By Roland Jackson / AFP
London: World oil prices, which have plunged from recent record heights, could spike higher again should the market be rocked by new supply-side shocks, according to industry experts.
Prices sank lower last week on mounting concern that slower economic growth in the United States would translate into lower global energy demand.
The price of crude oil on international markets has shed about 20% in value since hitting record highs above $147 per barrel in July.
Standard Chartered analyst Helen Henton said investors could send oil surging higher once more amid volatile trading conditions — and ongoing supply threats such as the Iranian nuclear energy crisis.
“Overall, the picture is one of a still tight market with growing demand, vulnerable to supply risks,” Henton said.
She added: “Upside risks remain. We expect prices to range in a $110-130 band for the next 18 months, while not ruling out investor-driven price spikes.”
The road ahead
Meanwhile, a bullish report has predicted that oil could strike $200 per barrel within ten years owing to tightening supplies and a lack of investment in new production.
“Prices could surge past $200 because of an impending global supply crunch,” the Chatham House foreign affairs think tank said.
“The world will experience a serious oil supply crunch within five to ten years unless there is a collapse in oil demand,” Chatham House said in a gloomy report entitled The Coming Oil Supply Crunch.
However, other oil industry experts remain unconvinced about a return to record-breaking price levels.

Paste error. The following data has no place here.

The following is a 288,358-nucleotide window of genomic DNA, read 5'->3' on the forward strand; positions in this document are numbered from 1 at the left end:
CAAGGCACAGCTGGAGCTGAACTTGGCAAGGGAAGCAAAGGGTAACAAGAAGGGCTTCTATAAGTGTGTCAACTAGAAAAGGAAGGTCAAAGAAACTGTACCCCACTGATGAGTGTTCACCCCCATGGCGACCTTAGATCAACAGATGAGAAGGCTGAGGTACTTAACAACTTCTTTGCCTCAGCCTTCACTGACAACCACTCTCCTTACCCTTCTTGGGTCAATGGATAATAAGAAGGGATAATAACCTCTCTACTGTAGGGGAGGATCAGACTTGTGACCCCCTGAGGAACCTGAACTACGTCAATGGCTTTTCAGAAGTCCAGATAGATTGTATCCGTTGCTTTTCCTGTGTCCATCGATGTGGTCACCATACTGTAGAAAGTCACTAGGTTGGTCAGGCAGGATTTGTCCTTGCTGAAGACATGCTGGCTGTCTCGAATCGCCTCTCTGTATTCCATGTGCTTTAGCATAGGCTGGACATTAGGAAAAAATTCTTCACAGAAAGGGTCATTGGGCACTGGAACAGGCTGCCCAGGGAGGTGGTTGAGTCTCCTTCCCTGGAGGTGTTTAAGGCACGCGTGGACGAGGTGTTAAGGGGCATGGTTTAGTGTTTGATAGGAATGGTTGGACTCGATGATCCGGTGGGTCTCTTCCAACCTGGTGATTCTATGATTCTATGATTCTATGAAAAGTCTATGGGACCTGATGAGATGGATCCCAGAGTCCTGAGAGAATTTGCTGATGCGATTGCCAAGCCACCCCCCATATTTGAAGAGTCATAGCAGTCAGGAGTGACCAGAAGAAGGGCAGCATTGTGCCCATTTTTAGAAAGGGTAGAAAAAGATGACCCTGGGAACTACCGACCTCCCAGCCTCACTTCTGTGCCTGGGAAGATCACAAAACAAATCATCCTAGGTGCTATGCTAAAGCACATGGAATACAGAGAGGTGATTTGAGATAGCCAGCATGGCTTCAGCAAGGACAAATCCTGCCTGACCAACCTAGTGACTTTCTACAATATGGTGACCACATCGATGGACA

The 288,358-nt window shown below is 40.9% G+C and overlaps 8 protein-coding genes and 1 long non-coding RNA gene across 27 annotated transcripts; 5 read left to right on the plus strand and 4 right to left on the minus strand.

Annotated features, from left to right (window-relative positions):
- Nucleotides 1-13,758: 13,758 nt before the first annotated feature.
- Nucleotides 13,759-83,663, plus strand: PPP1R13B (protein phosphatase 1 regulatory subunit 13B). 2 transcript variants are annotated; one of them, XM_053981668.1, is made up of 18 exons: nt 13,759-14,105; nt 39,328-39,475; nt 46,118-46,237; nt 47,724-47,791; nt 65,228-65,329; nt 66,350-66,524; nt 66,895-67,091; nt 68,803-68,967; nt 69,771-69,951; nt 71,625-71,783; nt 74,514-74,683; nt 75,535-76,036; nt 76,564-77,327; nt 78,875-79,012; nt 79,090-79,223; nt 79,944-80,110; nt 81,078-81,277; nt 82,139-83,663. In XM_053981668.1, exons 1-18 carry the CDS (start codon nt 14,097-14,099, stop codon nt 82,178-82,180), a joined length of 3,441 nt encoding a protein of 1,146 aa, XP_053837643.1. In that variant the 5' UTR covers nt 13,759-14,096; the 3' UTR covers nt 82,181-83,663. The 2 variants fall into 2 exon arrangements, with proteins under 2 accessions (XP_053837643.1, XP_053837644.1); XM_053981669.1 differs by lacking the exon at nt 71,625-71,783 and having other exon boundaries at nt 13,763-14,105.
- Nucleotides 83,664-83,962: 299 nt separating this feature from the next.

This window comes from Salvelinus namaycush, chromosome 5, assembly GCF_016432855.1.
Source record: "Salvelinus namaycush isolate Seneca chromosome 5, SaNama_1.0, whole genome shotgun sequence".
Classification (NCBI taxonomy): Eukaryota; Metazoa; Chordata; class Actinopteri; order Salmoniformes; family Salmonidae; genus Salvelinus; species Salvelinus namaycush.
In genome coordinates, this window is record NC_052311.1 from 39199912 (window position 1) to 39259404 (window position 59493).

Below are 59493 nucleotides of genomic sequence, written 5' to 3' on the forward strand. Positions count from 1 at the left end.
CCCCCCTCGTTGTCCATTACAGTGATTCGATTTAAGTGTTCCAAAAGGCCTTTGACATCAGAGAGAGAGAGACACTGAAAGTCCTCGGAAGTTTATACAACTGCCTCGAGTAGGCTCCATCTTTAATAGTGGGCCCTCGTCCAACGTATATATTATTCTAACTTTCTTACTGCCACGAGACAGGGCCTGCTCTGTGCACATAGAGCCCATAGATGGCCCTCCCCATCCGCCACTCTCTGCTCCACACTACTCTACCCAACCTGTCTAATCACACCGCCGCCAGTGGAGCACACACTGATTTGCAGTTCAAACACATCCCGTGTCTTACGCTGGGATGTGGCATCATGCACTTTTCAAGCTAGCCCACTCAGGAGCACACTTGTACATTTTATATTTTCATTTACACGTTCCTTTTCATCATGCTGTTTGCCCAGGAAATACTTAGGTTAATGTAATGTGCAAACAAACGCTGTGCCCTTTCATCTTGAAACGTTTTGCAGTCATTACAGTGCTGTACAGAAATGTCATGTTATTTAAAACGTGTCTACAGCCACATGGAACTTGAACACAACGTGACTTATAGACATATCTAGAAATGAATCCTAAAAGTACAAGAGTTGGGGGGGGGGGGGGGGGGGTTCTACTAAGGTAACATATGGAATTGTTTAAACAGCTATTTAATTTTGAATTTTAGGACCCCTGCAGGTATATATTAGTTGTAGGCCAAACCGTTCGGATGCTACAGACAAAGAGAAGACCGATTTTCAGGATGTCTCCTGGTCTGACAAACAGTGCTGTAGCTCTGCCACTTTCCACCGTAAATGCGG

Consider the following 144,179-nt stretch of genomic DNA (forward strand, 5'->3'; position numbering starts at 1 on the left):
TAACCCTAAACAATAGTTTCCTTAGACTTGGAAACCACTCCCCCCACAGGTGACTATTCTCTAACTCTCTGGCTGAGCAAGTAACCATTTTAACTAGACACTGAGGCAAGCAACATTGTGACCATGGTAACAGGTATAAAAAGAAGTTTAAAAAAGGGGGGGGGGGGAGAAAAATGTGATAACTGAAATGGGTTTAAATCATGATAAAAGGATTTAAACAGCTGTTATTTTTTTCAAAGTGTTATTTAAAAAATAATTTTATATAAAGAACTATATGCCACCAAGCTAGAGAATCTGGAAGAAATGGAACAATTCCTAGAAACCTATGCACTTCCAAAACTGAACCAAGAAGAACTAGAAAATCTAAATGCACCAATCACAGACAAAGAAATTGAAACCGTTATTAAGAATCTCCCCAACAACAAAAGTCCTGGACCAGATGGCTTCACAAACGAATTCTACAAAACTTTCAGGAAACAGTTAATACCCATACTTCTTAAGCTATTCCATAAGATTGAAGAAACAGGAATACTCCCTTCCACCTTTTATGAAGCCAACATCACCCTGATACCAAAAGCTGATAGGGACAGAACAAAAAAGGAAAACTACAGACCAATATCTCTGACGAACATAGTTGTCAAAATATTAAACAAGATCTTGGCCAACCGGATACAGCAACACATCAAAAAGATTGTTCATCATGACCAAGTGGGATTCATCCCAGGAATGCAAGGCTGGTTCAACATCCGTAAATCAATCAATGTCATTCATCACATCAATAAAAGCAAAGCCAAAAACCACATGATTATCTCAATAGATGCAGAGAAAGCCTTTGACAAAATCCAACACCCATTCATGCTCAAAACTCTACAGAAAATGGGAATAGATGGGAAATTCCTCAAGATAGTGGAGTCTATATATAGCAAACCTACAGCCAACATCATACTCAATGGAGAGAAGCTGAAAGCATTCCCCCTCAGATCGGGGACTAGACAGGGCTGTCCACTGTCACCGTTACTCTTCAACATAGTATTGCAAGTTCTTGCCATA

Julian Jessop, at Capital Economics, believes the world will now face a sustained period of lower prices for oil and other commodities amid slowing economic growth in Western economies.
“We think that the recent sharp falls in commodity prices are more than just a temporary dip in an upward trend,” Jessop said.
“Commodity prices are now much higher and affordability more stretched than they were a year ago, implying greater scope for further falls.”
He added: “The global demand environment is clearly much weaker. The OECD (Organisation for Economic Cooperation and Development) economies grew by just over three percent in 2006, but many are now flirting with outright recession.”
But Henton countered that strong demand stemmed from countries that were not within the region of the OECD.
Jessop said that “ever-accelerating demand for commodities from emerging economies” could not be taken for granted.
He warned: “The trend among Asian countries towards cutting fuel subsidies will increase the sensitivity of demand to higher global oil prices by ensuring that final consumers bear more of the cost.”